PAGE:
“At a minimum, these constraints can be addressed by creation of constraining volumes. Constraining volumes should be used in conjunction with other criteria for the preparation of Mineral Resource estimates.”

“In many cases where the Mineral Resource estimate is prepared by digital methods, isolated and discontinuous blocks may be present that have grades or values above the stated cut-off grade or value. For underground mining methods, these blocks should be excluded from the Mineral Resource statement if their spatial continuity or their size is insufficient to achieve a potentially mineable shape above the nominated cut-off grade or value.”

The guidelines above are intended, in part, to prevent a situation analogous to the so-called ‘Spotted Dog’[1] effect, where isolated patches of measured or indicated resources occur within a larger area of indicated or inferred resources, respectively. This update to the CIM guidelines implies that small, isolated patches of mineralization above-cut-off have little chance of being economic and should not be reported as part of the resource while, at the same time, patches of mineralized material below cut-off within the resource should not be excluded.

Resource estimation practitioners and reporting issuers need to take this new guidance into account when preparing a mineral resource estimate in order to ensure their compliance with CIM Best Practices. Although the Canadian Securities Administrators (CSA) states, in the companion policy (43-101CP) to National Instrument 43-101, that “the Instrument does not specifically require the qualified person to follow the CIM best practices guidelines”, it insists that:

“a qualified person, acting in compliance with the professional standards of competence and ethics established by their professional association, will generally use procedures and methodologies that are consistent with industry standard practices, as established by CIM or similar organizations in other jurisdictions. Issuers that disclose scientific and technical information that does not conform to industry standard practices could be making misleading disclosure, which is an offence under securities legislation.”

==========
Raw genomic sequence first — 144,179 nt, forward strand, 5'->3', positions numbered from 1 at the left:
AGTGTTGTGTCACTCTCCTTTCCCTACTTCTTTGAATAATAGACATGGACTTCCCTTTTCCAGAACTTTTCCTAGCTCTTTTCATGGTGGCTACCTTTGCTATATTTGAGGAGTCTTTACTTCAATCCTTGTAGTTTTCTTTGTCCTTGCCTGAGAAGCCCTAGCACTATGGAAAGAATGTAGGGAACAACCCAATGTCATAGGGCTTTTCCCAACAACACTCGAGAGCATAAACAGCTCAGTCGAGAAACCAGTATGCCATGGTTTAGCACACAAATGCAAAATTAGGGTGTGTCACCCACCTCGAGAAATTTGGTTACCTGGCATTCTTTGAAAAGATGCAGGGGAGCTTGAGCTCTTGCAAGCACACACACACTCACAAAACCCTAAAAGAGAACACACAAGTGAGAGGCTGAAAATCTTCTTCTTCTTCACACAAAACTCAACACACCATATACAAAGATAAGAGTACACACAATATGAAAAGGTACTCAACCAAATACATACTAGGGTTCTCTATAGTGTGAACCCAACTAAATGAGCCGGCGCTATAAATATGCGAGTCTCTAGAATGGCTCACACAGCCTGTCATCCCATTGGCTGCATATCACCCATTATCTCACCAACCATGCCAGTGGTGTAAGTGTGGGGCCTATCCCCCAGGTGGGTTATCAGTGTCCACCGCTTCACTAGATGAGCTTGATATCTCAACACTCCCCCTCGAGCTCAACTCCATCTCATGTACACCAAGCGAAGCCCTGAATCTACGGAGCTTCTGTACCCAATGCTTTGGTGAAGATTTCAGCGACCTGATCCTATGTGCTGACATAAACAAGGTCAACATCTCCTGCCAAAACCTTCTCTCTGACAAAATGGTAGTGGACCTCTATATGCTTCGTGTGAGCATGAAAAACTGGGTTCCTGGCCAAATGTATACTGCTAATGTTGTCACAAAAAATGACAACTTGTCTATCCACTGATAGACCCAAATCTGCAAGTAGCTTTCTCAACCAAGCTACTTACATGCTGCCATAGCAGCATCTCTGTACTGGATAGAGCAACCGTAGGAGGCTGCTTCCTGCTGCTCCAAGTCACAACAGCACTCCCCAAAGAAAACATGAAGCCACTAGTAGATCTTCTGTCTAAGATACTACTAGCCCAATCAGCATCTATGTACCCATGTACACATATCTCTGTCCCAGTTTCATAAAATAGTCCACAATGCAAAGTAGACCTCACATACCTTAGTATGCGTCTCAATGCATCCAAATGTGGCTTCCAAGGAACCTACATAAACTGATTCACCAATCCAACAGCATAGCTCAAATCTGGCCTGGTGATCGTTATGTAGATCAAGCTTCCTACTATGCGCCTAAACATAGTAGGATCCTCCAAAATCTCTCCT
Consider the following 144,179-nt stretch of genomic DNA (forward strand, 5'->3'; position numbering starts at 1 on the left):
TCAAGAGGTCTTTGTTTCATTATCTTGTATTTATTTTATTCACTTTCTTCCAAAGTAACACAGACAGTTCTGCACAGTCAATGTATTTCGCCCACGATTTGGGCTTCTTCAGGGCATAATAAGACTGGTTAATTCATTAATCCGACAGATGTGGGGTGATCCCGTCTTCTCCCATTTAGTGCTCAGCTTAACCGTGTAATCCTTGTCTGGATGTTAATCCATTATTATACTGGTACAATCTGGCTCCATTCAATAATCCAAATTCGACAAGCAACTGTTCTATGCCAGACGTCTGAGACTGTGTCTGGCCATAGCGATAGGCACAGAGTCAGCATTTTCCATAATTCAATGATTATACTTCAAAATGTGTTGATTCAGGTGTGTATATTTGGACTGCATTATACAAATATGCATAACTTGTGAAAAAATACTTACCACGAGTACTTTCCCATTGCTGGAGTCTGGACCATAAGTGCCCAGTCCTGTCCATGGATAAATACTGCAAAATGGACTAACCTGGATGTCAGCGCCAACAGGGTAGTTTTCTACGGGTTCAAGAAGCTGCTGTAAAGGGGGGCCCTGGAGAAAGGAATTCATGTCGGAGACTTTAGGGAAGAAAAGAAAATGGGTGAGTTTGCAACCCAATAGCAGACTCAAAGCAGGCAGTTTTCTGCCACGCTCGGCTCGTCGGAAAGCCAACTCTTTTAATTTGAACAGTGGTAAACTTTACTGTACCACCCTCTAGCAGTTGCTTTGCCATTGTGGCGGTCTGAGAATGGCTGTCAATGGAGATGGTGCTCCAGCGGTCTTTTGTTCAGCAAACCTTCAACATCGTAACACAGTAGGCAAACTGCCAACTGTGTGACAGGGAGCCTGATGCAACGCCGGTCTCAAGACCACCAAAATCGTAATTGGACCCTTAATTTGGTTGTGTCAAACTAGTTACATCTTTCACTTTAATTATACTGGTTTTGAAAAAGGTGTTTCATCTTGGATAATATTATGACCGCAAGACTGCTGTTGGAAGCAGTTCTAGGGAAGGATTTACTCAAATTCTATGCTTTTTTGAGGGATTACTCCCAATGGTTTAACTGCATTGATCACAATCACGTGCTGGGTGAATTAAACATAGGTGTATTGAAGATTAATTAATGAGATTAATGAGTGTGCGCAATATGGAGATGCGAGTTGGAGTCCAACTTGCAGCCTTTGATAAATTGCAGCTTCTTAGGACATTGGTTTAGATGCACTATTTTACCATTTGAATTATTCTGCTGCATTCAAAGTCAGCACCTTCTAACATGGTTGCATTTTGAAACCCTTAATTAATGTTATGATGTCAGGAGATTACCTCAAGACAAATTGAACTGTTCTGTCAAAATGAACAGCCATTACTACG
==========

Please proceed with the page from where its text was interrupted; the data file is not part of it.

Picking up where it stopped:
It is essential for all resource estimation practitioners and reporting issuers to be aware of and keep up to date with Best Practice Guidelines in order to prepare an appropriate and credible mineral resource estimate.

[1] P.R. Stephenson et al., in a paper presented at the 6th International Mining Geology Conference in Australia held in August, 2006, defined ‘Spotted Dog’ outputs, as those “in which blocks of inferred resources or unclassified material separate blocks of measured and/or indicated resources, or individual drill holes are surrounded by annuli of measured and indicated resource blocks”. Micon would include in this definition “isolated blocks of mineral resources surrounded by unclassified material, those based upon a single drill hole, and/or those based solely on distance from a sample point”. To find out more, read Micon’s article The ‘Spotted Dog’ – Still an Issue in Mineral Resource Classification by Bill Lewis.